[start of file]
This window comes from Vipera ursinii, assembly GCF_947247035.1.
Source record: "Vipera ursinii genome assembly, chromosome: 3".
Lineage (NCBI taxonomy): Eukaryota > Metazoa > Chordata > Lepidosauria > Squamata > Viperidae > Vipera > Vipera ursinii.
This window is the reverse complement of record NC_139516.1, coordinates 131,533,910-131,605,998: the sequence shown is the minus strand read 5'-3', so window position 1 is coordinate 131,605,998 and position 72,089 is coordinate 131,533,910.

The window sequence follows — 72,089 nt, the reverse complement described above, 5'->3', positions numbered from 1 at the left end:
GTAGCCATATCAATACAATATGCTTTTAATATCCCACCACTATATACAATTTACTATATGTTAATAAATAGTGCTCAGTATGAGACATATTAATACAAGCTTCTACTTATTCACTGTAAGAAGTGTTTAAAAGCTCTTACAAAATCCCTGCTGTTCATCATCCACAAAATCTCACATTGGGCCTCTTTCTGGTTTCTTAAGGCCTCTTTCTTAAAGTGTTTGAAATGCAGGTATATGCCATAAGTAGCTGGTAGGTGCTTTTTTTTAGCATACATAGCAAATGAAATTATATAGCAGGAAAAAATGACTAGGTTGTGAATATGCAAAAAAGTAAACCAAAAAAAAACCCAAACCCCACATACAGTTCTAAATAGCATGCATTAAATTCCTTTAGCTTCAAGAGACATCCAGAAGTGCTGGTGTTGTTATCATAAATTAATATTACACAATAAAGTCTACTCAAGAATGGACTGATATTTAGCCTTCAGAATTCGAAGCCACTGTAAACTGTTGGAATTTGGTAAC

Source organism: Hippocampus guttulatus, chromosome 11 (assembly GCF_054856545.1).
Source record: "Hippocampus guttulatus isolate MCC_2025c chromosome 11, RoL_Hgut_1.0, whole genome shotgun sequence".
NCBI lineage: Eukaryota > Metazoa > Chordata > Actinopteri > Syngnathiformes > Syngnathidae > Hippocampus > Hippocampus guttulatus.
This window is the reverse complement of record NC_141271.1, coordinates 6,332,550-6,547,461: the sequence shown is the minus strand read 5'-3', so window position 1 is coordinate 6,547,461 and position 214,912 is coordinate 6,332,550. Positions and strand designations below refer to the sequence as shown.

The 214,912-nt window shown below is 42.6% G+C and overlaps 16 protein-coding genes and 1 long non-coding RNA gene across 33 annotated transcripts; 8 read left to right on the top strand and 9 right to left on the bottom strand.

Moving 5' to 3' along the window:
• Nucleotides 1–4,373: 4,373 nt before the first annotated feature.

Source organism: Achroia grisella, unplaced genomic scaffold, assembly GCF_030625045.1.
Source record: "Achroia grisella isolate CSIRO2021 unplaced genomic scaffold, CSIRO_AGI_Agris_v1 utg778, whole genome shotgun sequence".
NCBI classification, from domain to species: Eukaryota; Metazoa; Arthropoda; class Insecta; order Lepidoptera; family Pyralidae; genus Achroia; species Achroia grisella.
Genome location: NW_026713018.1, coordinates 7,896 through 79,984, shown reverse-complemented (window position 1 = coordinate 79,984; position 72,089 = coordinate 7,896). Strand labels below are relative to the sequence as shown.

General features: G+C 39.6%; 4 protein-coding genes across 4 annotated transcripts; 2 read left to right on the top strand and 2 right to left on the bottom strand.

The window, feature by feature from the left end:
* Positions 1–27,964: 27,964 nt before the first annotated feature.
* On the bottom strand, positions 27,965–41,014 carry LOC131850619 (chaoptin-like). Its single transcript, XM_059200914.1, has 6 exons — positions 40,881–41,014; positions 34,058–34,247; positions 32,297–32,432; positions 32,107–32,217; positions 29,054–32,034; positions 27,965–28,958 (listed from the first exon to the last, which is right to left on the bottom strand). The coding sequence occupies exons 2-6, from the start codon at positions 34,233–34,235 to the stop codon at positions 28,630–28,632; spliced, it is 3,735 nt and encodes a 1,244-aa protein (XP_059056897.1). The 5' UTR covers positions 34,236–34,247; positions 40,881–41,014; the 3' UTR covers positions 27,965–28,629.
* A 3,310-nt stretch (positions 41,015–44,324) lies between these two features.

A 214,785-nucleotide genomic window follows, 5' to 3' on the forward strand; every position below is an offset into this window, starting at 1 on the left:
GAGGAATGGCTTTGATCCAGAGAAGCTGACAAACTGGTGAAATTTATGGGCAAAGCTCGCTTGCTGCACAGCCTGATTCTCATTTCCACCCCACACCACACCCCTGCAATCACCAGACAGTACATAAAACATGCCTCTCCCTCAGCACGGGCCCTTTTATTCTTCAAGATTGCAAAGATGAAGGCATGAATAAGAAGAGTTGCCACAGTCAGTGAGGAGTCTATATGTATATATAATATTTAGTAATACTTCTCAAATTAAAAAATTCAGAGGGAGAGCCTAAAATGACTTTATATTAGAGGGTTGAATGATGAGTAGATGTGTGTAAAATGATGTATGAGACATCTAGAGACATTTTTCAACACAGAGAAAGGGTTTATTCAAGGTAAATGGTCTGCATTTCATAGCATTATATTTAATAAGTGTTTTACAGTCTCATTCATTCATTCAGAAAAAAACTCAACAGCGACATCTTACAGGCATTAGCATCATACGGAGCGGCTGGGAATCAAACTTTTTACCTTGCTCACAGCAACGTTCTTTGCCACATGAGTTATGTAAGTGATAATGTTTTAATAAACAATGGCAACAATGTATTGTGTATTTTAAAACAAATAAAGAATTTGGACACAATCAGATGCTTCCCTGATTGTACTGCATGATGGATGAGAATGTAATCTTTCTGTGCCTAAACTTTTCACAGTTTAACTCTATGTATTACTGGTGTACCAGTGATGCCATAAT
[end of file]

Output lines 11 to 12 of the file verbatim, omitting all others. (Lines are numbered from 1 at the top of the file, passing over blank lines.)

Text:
The 214,912-nt window shown below is 42.6% G+C and overlaps 16 protein-coding genes and 1 long non-coding RNA gene across 33 annotated transcripts; 8 read left to right on the top strand and 9 right to left on the bottom strand.

Moving 5' to 3' along the window: